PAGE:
N.J. students are learning financial literacy. These future CEOs say it’s fun — and tasty.

Serendipity would land Jacob Fryer his first job.

“I had two people call out and I was super stressed that afternoon,” said Rui Barroso, owner of Layton Hotel Tavern, remembering a busy Saturday last year.

While customers have continued to file in on weekends throughout the COVID-19 pandemic, the Layton restaurant, like many across New Jersey, witnessed the health crisis continue to take a toll on people’s willingness to dine out and the number of available employees.

Enter Fryer. The 15-year-old was waiting for a table with his family that Saturday. Hearing that Barroso was short a dishwasher, he stepped in.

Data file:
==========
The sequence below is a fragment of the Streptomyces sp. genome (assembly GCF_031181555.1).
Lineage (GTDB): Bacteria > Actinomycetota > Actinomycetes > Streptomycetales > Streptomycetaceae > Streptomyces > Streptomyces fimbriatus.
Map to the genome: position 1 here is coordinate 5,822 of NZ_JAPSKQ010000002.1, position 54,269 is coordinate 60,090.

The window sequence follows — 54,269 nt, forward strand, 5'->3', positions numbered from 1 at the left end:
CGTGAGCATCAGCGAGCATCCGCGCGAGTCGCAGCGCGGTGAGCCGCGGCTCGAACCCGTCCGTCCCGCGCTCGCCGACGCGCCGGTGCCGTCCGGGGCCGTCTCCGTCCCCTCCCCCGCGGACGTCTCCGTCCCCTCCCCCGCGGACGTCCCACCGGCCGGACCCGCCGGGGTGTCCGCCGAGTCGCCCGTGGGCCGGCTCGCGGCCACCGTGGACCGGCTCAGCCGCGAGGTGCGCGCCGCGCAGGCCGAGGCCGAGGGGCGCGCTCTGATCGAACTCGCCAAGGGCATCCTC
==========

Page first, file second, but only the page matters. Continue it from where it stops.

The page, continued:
“I had just finished running a 5K that day too,” said Fryer, laughing. “This ended up being my first job.”

Sandyston Walpack School

Layton Hotel Tavern owner Rui Barroso shows students from Sandyston-Walpack School how orders are organized and processed at his restaurant. Feb. 1, 2022 in Layton, NJ. Steven Rodas | NJ Advance Media

While a group of students from Sandyston-Walpack School learned about how to run a business Tuesday at the Layton Hotel Tavern, Principal Harold Abraham said Fryer provided perhaps the best lesson of all. “Hard work … He’s only a few years older than some of them too, so that’s really special for them to see,” he said.

The trip was one of several the Sandyston-Walpack School group has taken during the “Bobcat Billionaire$” after school financial literacy program. The program began in September and exposes students in grades 4-6 to the ways finances play a major role in our everyday lives.